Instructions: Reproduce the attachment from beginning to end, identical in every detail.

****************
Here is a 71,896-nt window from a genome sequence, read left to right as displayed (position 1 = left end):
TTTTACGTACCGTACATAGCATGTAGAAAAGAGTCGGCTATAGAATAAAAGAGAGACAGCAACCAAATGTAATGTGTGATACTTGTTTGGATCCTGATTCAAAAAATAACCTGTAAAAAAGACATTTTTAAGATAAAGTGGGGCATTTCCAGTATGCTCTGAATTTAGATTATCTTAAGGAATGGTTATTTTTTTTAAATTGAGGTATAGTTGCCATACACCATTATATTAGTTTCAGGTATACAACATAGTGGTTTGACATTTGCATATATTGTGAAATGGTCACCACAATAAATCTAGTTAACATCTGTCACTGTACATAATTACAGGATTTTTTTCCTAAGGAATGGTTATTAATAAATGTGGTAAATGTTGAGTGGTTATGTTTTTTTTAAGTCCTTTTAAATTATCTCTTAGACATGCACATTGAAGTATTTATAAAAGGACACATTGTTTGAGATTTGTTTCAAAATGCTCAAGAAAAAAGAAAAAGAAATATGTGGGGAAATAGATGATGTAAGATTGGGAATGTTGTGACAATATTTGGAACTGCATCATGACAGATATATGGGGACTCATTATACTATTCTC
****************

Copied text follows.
Here is a 71,896-nt window from a genome sequence, read left to right as displayed (position 1 = left end):
TTTTACGTACCGTACATAGCATGTAGAAAAGAGTCGGCTATAGAATAAAAGAGAGACAGCAACCAAATGTAATGTGTGATACTTGTTTGGATCCTGATTCAAAAAATAACCTGTAAAAAAGACATTTTTAAGATAAAGTGGGGCATTTCCAGTATGCTCTGAATTTAGATTATCTTAAGGAATGGTTATTTTTTTTAAATTGAGGTATAGTTGCCATACACCATTATATTAGTTTCAGGTATACAACATAGTGGTTTGACATTTGCATATATTGTGAAATGGTCACCACAATAAATCTAGTTAACATCTGTCACTGTACATAATTACAGGATTTTTTTCCTAAGGAATGGTTATTAATAAATGTGGTAAATGTTGAGTGGTTATGTTTTTTTTAAGTCCTTTTAAATTATCTCTTAGACATGCACATTGAAGTATTTATAAAAGGACACATTGTTTGAGATTTGTTTCAAAATGCTCAAGAAAAAAGAAAAAGAAATATGTGGGGAAATAGATGATGTAAGATTGGGAATGTTGTGACAATATTTGGAACTGCATCATGACAGATATATGGGGACTCATTATACTATTCTC